medieval-religion: Scholarly discussions of medieval religion and culture
Rochelle Altman <[log in to unmask]> wrote:
> My favorite illustrations in the OE Illustrated Hexateuch are of the
dragon-boat Noah's ark. Then you have seen the Moses with horned
Viking cap seated on his "Michaelangelo" throne..
yes, i've got those, somewhere. i stopped the scanning project because i
realised that keeping track of such an immense number of .jpgs was getting
quite out of hand and i needed to develop some sort of "system" before going
i'm constantly amazed at the stuff that is in there.
here's a double volute motif which looks like it is straight off an archaic
(we'll see whether that url works --if not, go here
and then find the f38v-bands.jpg file.)
> We have a slight misunderstanding here. The OE Hexateuch contains AElfric's
explanatory letter and his translation of Genesis through
the binding of Isaac -- from there through the other 4 books of the
pentateuih and Joshua the texts are from an earlier, existing translation
> The Genesis in the Junius MS is one of the great poetic codices and an MS
that may very well turn out to be a collection of plays. This poem/play is
called Genesis A. The Old Saxon version (not OE,
Old Saxon) is called Genesis B.
yes, i see now.
perversely, i have no interest in the actual content of the OEH text --not
even in most of the iconography, as such.
my interest is purely stylistic --i'm trying to establish connections between
this very curious style from (apparently) the second quarter of the 11th
century and some mid-12th c. French sculpture, a full century later.
the Working Hypothesis is that the illuminations in the OEH ms are in a style
which had been developing for several generations (before reaching the stage
of Complexity and Clearity as we see it there), back into the last decades of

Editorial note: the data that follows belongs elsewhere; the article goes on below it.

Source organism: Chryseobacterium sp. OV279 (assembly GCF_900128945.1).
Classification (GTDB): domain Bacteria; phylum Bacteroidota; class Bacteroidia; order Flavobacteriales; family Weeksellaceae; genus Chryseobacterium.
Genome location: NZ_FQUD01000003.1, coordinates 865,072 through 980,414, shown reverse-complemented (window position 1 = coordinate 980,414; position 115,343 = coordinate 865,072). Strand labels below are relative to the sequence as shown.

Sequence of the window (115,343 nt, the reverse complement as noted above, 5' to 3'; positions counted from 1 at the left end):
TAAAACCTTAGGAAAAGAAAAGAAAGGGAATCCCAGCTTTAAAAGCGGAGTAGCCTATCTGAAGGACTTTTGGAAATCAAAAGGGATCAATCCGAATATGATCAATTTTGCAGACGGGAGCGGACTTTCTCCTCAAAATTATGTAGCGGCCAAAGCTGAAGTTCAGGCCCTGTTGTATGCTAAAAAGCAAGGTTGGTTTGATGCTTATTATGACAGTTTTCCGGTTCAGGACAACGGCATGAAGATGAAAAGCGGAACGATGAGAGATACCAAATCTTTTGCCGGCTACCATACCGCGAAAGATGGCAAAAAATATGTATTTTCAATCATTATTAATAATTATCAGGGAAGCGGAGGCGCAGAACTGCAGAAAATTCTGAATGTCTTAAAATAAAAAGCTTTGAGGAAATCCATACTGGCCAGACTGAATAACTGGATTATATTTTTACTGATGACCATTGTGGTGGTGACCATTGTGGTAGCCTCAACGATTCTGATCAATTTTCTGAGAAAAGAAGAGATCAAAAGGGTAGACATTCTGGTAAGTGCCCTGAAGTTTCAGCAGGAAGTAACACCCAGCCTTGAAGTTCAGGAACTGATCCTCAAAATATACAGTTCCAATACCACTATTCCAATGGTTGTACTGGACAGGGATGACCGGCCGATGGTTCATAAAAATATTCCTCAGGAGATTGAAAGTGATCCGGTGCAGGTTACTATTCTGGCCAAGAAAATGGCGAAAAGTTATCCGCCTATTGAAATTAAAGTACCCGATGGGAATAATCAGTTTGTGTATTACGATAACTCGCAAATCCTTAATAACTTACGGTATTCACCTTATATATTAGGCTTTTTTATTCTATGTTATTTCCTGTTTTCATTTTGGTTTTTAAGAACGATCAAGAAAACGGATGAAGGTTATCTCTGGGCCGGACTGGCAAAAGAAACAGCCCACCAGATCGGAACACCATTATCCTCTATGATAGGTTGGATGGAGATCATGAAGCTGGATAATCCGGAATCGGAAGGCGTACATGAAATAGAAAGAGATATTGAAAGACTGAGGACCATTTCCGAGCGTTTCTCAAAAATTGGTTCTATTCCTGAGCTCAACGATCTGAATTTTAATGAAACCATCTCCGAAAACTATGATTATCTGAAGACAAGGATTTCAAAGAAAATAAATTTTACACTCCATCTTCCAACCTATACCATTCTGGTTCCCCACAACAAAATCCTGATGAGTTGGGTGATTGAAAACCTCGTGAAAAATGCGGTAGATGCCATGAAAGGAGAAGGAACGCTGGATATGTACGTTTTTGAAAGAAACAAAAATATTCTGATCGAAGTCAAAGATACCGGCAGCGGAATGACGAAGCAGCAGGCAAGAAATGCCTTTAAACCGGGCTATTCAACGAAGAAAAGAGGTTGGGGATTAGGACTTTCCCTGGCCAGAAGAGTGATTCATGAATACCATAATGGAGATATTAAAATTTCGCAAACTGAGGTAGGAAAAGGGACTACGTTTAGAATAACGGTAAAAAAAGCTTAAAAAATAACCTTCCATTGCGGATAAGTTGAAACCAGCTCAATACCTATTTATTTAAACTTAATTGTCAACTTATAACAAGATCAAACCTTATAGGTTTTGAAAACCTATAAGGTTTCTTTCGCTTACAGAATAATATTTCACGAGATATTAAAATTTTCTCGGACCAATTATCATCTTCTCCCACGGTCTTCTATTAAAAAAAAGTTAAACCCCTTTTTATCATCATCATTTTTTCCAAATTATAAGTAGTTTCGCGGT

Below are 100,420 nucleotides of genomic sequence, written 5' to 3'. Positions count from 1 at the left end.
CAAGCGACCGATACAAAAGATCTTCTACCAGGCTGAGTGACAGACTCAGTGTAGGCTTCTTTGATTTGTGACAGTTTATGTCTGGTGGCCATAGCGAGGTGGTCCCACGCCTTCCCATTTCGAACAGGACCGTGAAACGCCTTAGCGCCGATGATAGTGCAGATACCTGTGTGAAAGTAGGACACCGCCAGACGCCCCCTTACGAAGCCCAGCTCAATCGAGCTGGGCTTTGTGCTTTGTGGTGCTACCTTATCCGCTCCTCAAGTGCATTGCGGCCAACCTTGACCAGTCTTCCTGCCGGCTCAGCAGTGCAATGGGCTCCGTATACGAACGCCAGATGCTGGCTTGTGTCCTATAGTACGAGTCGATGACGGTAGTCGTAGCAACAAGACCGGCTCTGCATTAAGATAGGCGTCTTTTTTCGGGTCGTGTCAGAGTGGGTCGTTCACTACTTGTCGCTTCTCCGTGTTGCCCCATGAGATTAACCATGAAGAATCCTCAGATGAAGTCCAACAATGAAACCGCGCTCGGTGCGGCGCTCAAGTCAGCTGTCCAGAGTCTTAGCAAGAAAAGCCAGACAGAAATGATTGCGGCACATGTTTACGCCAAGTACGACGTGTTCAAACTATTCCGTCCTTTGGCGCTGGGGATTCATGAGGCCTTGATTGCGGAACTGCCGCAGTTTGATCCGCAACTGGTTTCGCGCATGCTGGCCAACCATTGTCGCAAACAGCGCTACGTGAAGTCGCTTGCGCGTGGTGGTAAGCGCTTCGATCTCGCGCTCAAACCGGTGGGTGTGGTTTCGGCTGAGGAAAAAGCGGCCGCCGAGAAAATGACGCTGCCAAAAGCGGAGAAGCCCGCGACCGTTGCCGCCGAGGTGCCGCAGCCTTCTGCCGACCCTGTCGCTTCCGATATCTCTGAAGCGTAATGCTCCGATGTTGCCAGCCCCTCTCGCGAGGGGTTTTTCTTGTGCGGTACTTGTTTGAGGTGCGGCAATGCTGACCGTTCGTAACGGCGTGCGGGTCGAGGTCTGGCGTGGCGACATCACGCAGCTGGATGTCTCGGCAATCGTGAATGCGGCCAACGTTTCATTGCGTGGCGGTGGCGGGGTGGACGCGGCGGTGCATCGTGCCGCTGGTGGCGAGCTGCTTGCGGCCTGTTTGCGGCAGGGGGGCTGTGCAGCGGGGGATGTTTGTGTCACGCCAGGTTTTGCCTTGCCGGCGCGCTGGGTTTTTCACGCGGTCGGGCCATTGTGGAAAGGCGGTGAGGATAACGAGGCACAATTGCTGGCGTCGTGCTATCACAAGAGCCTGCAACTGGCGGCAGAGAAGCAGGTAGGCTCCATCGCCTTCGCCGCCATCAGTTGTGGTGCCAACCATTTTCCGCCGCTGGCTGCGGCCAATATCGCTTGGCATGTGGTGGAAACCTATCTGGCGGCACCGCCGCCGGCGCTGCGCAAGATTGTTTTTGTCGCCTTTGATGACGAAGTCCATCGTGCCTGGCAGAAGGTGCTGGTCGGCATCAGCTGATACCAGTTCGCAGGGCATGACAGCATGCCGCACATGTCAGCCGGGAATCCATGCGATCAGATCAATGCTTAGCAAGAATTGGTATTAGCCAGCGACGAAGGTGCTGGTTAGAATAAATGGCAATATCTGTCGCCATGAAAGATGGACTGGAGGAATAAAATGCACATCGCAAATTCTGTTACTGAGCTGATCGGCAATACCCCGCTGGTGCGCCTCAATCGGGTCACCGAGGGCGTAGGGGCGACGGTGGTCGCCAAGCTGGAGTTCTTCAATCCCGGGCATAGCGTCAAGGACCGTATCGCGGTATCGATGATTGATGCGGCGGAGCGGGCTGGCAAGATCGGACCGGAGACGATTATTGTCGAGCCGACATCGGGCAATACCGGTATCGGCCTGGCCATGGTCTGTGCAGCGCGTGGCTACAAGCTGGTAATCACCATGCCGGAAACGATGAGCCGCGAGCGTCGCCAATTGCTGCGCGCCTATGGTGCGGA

the 10th c.
i like the idea (especially because it appears to be my own) that the Vector
by which the style came to France was in the form of Abbot Abbo of Fleury, and
that from Fleury it spread to some other places --mostly connected to Fleury--
> Throughly modern resonances? History does not repeat itself;
didn't mean to imply that it did.
would make Life so much more Boring, were it true.
on the contrary, God, in Her infinite Wisdom, has decreed Variety as the State
>historic patterns repeat -- and this one is deja vu all over again.
which one, the Julius Caesar/Elisabethan/McCarthy/Duhbya I motif?
yeah, deja vu and a Drag to watch, as well.
>Just think of all the modern commentaries on why there is evil or the
"modern" concept of natural man is "good" and civilization is "evil" -- as if
these very topics are not the subjects of literary works back at Sumer.
hey, History *Began* at Sumer, i heard somewhere.
>Come to think of it, Gilgamesh would make a nifty movie for the lovers of
as would some of the stories in the Nag Hammadi mss.
pure Science Fiction, that stuff.
certainly more interesting and imaginative than a whole passel of "Star Wars"
sequences, ho hum.
> I do not put down our modern world,
go ahead, knock yourself out.
you'll get no arguments about it from me.
>but as historians we should know that we are neither the first nor are we
well, you may hold that opinion because you do not have the Honor of living in
the Greatest Country in the History of the World.
>What is different is our technology, but that does not change the
except, perhaps, that the technology may make all them patterns *Terminal*.
> I wish you very good luck on this project; that MS is delightful... you
might want to include the pre-Rashi Hebrew alphabet that runs across
the bottom of one of the leaves -- the one written by a young lady named
Elizabeth -- who signed her name three times in Hebrew and spelled it
correctly... it's not part of the original illustrations, but it is a
i haven't come across that one, yet.
> As an entusiastic fan of the OE Hexateuch, I am delightedly yours,
the mind boggles.
"What about the older ones [Indians] ?"
"Well, we can't seem to cure them of the idea that our Everyday Life is only
an Illusion, behind which is the Reality of Dreams"
--Werner Herzog's "Fitzcarraldo"
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